Copyright Transfer of Rights and Buyout Price

by Jean Perwin | January 27, 2009

Design-related legal, copyright, trademark, or intellectual property rights confusion? NoD guest author and legal expert Jean S. Perwin is taking questions.  Jean will reply to questions frequently here under the “Intellectual Property” category of NoD.

Thomas says:

I am a freelance graphic designer. Over the course of 5 years, I conceptualized and designed all the branding, corporate identity, website design and illustration work for COMPANY A – at a reduced hourly rate. It was a small startup company with a website product, and I had a somewhat personal relationship with the owner.

Now, there was money exchanged for design services, with this set hourly rate paid for the work. There was also – however – a COMPANY A promise of a lot of future work once the COMPANY A product was sold.

No agreement was ever signed, and ownership of the copyright was never discussed. There was an inherent promise to compensate us once the product was acquired, but that has not materialized.
COMPANY A was recently acquired by a major Magazine, which will bundle the COMPANY A product into their features on their website.

So basically the product was sold, but i’ve been cut out of any profit or promise of continuing work. The Magazine’s creative director is now requesting original art files from us as well, so they can take over the maintenance and further marketing of the product.

My questions are as follows:

1. From what I have read and researched, COMPANY A never really held the copyright for all of this creative work. would that be the case in this scenario?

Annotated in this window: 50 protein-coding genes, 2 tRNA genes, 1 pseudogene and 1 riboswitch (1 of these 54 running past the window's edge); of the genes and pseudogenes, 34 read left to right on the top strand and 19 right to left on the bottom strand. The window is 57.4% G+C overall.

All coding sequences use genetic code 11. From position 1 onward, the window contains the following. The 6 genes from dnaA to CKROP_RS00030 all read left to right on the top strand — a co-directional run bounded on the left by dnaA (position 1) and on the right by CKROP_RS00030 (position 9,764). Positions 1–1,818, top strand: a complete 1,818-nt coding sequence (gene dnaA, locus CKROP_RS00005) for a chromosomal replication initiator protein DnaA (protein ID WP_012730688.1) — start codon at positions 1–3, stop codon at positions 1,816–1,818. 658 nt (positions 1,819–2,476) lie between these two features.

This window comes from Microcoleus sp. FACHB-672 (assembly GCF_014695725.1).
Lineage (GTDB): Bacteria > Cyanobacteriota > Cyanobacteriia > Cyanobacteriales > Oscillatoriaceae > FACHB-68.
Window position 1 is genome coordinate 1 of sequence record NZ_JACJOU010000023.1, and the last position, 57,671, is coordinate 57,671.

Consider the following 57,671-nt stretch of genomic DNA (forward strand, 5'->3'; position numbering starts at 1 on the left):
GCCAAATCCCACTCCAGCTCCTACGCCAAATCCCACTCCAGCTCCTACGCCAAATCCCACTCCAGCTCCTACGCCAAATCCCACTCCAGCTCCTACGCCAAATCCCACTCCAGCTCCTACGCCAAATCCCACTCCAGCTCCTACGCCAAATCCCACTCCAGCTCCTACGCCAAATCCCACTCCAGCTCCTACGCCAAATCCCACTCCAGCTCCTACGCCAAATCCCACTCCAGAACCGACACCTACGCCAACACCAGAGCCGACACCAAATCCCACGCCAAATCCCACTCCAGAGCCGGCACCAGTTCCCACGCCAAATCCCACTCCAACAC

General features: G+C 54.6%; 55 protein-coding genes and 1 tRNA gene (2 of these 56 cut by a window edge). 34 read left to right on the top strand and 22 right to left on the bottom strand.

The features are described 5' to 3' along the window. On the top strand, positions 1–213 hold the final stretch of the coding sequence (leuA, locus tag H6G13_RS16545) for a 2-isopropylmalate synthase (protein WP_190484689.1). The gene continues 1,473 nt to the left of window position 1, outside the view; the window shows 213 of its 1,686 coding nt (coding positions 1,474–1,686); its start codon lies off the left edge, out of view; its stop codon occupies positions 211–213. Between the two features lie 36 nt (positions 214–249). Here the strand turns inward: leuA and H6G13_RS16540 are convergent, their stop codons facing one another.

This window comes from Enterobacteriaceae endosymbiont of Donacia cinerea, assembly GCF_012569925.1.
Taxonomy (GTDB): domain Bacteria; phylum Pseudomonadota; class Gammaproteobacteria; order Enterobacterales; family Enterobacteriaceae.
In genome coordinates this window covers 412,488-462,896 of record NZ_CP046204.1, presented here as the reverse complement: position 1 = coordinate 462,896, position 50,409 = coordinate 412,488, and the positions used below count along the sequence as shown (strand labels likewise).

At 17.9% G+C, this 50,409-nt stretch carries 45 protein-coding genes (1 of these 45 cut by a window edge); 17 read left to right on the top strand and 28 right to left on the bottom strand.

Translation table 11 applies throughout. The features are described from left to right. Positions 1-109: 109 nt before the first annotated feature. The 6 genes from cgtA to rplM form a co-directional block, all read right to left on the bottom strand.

2. The COMPANY A product was sold in it’s entirety to this Magazine. would they have gotten assurances from COMPANY A that it did indeed have full rights to the copyright ownership?

3. I would like to approach COMPANY A and ask them for compensation for the rights to that ownership. I really just want to obtain a fair settlement that might be based on retroactively paying me my full rate for all the hours I had put into the past work. not sure how to do the calculation…

Thanks you very much for any help and guidance with this matter.

– Thomas

Hello Thomas,

If there is no agreement in writing to transfer the rights, you still own the copyright to everything you created. If Company A warranted to their purchaser that they owned the rights, they will be liable to them for whatever amounts they have to pay you to transfer the rights. The full buyout price should probably be at least the difference between your reduced rate and the full rate for the work. I would explain to the magazine that you are happy to turn over the files to them for a buyout price to be determined based on the representations that were made to you by Company A. And explain what those were. And do everything in writing. If you speak on the phone, send a confirming email.

– Jean


Jean Perwin is a Miami based attorney who specializes in Intellectual Property Law, Entertainment, and General Corporate Law.


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